OK, to the facts:

1. The parties began living together in 1992. At that time neither had any capital.

2. They were married in 1994, and have three children, now aged twenty, seventeen and sixteen. The husband was self-employed as a carpenter and owned a construction company; the wife worked as a nurse.

3. The marriage broke down and the parties separated when the husband moved out of the matrimonial home, in January 2010.

4. We are told that: "The husband clearly has an eye for property development opportunities, and by 2012 the parties owned a desirable, if modest, portfolio of mixed residential and commercial properties. The legal titles to some of these were embedded in a second company, Horohoe Properties Limited, which was also owned by the parties jointly and equally."

5. In 2012 the parties jointly contemplated separating out their assets, which at that time were almost entirely jointly owned. An agreement was drawn up, setting out the values and division of the parties’ assets. Over the course of the next few years the terms of the agreement were substantially implemented.

6. Over the following years the husband's property business thrived, so that by the time of the hearing of the wife's financial remedies application last November his assets were worth some £12 million.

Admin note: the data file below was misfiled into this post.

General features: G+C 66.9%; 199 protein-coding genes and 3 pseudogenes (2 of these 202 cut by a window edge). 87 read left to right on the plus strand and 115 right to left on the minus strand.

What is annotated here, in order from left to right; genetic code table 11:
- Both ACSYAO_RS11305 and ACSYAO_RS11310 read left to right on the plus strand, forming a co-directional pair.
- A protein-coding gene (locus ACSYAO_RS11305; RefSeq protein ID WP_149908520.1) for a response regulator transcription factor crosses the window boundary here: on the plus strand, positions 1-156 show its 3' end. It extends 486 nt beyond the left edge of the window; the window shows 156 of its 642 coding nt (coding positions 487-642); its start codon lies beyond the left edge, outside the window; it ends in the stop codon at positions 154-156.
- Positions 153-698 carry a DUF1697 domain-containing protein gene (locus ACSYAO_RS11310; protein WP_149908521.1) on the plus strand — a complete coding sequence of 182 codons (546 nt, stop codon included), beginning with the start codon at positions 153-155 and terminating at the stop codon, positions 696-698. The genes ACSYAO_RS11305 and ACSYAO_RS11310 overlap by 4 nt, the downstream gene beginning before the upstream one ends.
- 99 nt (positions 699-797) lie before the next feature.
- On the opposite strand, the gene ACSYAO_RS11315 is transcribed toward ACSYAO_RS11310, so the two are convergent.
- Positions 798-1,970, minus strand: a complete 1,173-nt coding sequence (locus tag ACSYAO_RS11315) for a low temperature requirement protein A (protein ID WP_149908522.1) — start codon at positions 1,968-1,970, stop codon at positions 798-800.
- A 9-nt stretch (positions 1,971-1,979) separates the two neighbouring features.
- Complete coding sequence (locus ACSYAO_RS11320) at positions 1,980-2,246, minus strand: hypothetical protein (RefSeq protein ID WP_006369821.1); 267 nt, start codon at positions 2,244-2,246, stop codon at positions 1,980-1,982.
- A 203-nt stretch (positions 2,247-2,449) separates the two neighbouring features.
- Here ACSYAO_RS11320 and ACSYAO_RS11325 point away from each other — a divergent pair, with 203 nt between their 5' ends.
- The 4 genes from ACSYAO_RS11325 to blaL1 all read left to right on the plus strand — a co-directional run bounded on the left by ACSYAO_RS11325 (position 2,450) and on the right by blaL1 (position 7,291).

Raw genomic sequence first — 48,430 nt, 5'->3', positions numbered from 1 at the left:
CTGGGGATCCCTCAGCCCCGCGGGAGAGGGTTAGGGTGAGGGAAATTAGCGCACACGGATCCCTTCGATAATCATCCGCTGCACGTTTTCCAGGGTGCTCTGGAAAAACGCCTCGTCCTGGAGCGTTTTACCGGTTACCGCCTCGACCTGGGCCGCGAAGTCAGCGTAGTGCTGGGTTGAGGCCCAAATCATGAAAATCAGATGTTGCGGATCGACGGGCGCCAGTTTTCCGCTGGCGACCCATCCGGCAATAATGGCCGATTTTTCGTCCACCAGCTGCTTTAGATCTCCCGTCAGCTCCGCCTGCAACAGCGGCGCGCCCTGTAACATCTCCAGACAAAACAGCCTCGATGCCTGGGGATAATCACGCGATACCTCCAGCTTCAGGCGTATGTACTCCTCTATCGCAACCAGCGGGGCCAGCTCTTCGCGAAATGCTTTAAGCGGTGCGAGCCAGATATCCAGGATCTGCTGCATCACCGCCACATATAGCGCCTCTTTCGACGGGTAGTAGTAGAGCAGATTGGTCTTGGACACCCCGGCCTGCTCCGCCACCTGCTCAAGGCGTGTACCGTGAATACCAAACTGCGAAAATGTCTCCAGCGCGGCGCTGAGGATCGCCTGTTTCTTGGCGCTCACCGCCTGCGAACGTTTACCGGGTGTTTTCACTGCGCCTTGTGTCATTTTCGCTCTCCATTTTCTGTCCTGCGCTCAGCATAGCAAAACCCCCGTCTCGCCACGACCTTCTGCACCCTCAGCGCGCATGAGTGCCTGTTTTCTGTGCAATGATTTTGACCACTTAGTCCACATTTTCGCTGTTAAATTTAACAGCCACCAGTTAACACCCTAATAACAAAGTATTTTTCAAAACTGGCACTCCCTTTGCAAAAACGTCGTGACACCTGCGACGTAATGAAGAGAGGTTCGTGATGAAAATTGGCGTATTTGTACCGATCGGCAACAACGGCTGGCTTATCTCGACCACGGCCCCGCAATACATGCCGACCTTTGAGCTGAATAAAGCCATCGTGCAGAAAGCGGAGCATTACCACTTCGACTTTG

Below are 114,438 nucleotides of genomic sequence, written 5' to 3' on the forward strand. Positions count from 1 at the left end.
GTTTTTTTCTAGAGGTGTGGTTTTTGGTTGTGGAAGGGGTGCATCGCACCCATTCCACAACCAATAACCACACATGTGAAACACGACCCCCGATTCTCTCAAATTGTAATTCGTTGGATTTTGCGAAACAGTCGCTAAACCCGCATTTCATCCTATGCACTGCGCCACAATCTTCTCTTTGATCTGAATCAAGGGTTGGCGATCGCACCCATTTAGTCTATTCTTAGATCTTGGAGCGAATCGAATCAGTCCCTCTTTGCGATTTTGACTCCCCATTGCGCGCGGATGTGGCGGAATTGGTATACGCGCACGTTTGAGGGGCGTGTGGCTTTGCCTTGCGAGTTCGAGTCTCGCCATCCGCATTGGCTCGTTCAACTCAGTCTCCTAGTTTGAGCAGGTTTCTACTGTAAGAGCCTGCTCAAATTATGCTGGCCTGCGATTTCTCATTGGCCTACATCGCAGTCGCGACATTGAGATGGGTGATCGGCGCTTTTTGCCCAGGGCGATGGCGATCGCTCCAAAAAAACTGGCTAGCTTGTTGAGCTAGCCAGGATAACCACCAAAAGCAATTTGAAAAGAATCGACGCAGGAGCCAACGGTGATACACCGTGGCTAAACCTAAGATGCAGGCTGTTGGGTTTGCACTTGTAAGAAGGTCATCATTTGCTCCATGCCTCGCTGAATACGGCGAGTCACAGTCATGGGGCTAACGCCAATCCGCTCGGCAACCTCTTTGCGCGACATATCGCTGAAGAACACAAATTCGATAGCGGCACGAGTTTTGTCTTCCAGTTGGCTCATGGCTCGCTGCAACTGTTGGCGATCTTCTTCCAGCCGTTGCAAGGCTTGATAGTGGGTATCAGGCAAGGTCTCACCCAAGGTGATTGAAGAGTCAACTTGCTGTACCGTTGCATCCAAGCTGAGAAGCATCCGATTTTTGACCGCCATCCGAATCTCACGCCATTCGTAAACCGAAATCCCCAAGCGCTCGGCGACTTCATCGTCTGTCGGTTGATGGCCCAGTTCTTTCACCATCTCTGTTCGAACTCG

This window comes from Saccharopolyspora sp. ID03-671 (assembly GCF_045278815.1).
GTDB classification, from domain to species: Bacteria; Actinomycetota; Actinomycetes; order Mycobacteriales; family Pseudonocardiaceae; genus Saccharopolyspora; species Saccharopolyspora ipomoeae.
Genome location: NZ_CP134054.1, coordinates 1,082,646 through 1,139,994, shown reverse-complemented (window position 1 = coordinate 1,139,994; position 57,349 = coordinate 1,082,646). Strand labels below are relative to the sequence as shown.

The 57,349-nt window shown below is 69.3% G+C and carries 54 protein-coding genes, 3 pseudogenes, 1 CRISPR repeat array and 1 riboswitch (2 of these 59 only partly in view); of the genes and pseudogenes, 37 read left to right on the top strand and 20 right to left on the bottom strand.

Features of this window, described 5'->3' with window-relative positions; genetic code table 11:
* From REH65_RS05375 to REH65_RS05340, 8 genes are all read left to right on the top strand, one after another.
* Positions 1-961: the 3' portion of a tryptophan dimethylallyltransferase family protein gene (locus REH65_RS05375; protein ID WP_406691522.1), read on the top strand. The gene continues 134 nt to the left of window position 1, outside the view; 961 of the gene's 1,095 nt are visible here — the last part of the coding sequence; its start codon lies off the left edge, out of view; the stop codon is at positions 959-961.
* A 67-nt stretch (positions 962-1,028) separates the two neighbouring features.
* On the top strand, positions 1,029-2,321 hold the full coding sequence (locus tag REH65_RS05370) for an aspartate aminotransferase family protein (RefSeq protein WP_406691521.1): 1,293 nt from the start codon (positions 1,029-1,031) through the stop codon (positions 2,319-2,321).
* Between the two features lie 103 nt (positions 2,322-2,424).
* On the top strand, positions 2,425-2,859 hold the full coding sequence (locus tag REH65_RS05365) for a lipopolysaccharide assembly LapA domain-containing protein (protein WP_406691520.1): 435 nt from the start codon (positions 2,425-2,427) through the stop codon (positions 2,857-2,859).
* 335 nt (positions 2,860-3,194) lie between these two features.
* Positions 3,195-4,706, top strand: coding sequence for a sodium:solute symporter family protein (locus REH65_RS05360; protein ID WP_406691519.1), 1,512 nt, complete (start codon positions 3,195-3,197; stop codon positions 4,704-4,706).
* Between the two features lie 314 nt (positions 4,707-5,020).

7. The wife eventually commenced divorce proceedings, in March 2019.

The effect of the agreement was that the wife received about 11.5 per cent of the joint net assets of some £14 million, as at the date of the financial remedies hearing. The wife claimed that this was unfair, after a cohabitation and marriage of seventeen to eighteen years, and each party making equal and full contributions.

Holman J began his analysis as follows:

"If there had been no agreement in 2012, but the current respective financial circumstances of each party had been, without any underlying agreement, as summarised above, then in my view the wife would have been entitled to substantial further capital provision now. The starting point would have been a sharing claim, albeit focussed on the assets at the date of separation ("the marital acquest"), and with a very heavy discount for post-separation endeavour on the part of the husband"